• I was entirely off the track when I considered that I should receive a medical training. It would be sinful for me in any way whatsoever to take part in the abominations that go on in the hospitals. If there were no hospitals for venereal diseases, or even for consumptives, we should have less consumption, and less sexual vice amongst us.
• India’s salvation consists in unlearning what she has learnt during the past fifty years. The railways, telegraphs, hospitals, lawyers, doctors, and such like have all to go, and the so-called upper classes have to learn to live conscientiously and religiously and deliberately the simple peasant life, knowing this.
• “Civilization is that mode of conduct which points out to man the path of duty. Performance of duty and observance of morality are convertible terms. To observe morality is to attain mastery over our mind and our passions. So doing, we know ourselves. The Gujarati equivalent for civilization means “good conduct”.
• “If this definition be correct, then India has nothing to learn from anybody else. We notice that the mind is a restless bird; the more it gets the more it wants, and still remains unsatisfied. The more we indulge our passions, the more unbridled they become. Our ancestors, therefore, set a limit to our indulgences. They saw that happiness was largely a mental condition.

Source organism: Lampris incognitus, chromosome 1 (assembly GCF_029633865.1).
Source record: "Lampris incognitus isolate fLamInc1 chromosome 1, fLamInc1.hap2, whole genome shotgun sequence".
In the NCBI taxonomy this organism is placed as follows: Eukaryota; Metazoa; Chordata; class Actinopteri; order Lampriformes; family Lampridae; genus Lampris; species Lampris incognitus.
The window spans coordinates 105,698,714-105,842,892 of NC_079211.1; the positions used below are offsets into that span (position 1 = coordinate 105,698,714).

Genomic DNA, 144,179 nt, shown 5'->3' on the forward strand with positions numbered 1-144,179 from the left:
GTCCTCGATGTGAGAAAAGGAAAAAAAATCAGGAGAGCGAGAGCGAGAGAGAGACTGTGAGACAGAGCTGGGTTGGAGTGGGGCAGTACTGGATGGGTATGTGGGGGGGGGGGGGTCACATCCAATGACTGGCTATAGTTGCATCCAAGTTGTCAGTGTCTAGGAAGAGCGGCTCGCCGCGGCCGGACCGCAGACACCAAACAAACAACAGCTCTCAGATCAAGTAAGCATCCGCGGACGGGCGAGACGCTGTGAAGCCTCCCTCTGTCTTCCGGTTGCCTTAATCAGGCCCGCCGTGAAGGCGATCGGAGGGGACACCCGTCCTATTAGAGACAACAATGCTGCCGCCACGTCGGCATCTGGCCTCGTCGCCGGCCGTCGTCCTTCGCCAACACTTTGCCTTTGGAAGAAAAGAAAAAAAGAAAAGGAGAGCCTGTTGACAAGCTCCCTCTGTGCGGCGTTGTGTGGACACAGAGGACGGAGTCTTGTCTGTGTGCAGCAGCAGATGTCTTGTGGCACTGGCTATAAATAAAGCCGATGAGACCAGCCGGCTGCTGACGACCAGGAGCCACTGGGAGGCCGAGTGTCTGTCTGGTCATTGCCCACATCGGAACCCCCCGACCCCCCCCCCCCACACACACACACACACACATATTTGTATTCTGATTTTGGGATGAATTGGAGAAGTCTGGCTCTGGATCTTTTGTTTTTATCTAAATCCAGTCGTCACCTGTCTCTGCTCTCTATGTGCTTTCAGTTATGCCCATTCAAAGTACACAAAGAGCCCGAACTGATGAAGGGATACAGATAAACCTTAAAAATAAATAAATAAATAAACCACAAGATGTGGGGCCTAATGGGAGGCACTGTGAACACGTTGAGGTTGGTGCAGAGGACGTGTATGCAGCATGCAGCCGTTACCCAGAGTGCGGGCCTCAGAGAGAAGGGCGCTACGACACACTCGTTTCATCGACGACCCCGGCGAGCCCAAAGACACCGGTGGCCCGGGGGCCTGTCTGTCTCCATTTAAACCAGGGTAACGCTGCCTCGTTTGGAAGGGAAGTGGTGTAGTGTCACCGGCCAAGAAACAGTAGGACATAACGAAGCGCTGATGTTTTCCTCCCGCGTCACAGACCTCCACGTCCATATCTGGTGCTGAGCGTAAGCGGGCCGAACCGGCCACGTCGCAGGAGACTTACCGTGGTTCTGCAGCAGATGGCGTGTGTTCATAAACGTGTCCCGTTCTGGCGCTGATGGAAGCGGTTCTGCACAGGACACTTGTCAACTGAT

A man is not necessarily happy because he is rich or unhappy because he is poor. The rich are often seen to be unhappy, the poor to be happy. Millions will always remain poor. Observing all this, our ancestors dissuaded us from luxuries and pleasures. We have managed with the same kind of plough as existed thousands of years ago. We have retained the same kind of cottages that we had in former times and our indigenous education remains the same as before. We have had no system of life-corroding competition. Each followed his own occupation or trade and charged a regulation wage.

It was not that we did not know how to invent machinery, but our forefathers knew that, if we set our hearts after such things, we would become slaves and lose our moral fibre. They, therefore, after due deliberation decided that we should only do what we could with our hands and feet. They saw that our real happiness and health consisted in a proper use of our hands and feet.

They further reasoned that large cities were a snare and a useless encumbrance and that people would not be happy in them, that there would be gangs of thieves and robbers, prostitution and vice flourishing in them and those poor men would be robbed by rich men. They were, therefore, satisfied with small villages.